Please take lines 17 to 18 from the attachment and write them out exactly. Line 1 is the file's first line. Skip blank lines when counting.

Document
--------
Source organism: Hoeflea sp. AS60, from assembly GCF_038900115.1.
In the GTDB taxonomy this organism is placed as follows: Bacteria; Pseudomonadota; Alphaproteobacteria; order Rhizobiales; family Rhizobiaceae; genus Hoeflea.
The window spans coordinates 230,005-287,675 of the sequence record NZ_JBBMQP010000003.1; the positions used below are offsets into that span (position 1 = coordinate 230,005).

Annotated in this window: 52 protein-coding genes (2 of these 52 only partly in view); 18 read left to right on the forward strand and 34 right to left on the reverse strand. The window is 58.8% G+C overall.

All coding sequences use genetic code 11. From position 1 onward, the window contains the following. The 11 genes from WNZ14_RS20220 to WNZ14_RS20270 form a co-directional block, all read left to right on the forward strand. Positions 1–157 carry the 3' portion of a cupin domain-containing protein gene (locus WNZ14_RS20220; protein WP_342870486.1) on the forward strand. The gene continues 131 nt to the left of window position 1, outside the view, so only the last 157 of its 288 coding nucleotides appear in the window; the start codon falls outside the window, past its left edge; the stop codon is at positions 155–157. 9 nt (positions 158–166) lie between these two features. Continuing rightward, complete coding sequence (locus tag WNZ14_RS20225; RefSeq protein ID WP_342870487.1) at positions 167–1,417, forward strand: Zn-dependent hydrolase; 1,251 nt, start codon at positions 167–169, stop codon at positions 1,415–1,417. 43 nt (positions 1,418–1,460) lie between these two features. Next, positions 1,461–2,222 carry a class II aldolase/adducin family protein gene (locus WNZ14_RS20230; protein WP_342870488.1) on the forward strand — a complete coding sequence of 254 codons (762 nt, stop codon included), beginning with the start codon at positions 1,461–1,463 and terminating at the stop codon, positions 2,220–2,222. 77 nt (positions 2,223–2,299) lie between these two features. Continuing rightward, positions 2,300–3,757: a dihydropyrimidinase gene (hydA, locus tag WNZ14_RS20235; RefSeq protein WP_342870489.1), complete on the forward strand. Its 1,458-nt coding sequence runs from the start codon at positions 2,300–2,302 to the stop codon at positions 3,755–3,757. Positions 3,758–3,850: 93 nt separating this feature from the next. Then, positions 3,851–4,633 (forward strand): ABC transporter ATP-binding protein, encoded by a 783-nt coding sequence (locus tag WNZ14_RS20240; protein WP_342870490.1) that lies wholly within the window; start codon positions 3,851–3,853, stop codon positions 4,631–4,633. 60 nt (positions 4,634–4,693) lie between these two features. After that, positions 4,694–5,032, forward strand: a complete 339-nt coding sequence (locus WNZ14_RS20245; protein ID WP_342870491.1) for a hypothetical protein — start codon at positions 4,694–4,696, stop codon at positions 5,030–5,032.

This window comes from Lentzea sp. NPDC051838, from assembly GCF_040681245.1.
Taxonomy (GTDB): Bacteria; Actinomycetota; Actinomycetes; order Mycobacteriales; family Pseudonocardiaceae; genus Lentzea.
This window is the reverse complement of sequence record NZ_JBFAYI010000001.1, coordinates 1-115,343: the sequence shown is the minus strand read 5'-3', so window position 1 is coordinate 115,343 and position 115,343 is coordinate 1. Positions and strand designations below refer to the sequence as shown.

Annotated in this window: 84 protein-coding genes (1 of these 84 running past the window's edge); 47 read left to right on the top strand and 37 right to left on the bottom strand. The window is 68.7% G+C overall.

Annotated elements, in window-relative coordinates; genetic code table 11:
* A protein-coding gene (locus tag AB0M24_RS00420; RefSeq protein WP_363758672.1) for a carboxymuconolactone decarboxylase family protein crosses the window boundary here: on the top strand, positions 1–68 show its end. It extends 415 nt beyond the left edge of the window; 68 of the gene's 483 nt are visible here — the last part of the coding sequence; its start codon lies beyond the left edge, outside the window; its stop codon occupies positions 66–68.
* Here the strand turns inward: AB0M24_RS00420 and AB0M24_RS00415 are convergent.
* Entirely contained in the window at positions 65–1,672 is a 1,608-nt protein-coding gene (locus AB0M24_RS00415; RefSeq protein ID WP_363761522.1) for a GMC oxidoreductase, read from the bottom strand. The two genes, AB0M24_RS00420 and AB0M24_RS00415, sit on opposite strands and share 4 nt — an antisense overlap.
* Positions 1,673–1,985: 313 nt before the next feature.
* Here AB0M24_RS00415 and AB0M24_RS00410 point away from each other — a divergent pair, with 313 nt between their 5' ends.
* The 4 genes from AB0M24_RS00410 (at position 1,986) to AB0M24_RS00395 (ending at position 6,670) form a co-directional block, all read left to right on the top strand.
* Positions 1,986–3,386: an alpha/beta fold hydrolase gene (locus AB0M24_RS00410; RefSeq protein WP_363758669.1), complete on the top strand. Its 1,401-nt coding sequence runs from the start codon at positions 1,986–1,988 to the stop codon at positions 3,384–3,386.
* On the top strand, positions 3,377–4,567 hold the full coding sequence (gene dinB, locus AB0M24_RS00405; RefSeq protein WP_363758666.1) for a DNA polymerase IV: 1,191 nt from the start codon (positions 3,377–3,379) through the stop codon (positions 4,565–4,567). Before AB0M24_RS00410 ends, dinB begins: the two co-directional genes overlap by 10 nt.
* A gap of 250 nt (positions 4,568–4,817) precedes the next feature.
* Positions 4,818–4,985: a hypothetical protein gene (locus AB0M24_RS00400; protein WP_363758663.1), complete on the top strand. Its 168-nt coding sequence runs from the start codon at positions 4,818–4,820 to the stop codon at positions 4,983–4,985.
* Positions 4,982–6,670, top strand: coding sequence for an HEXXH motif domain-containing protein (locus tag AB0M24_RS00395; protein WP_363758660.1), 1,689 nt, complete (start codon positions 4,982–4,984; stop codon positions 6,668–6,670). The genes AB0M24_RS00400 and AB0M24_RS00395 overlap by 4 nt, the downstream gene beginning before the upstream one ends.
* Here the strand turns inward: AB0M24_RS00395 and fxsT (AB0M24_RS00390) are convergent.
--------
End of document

* Positions 1,986–3,386: an alpha/beta fold hydrolase gene (locus AB0M24_RS00410; RefSeq protein WP_363758669.1), complete on the top strand. Its 1,401-nt coding sequence runs from the start codon at positions 1,986–1,988 to the stop codon at positions 3,384–3,386.
* On the top strand, positions 3,377–4,567 hold the full coding sequence (gene dinB, locus AB0M24_RS00405; RefSeq protein WP_363758666.1) for a DNA polymerase IV: 1,191 nt from the start codon (positions 3,377–3,379) through the stop codon (positions 4,565–4,567). Before AB0M24_RS00410 ends, dinB begins: the two co-directional genes overlap by 10 nt.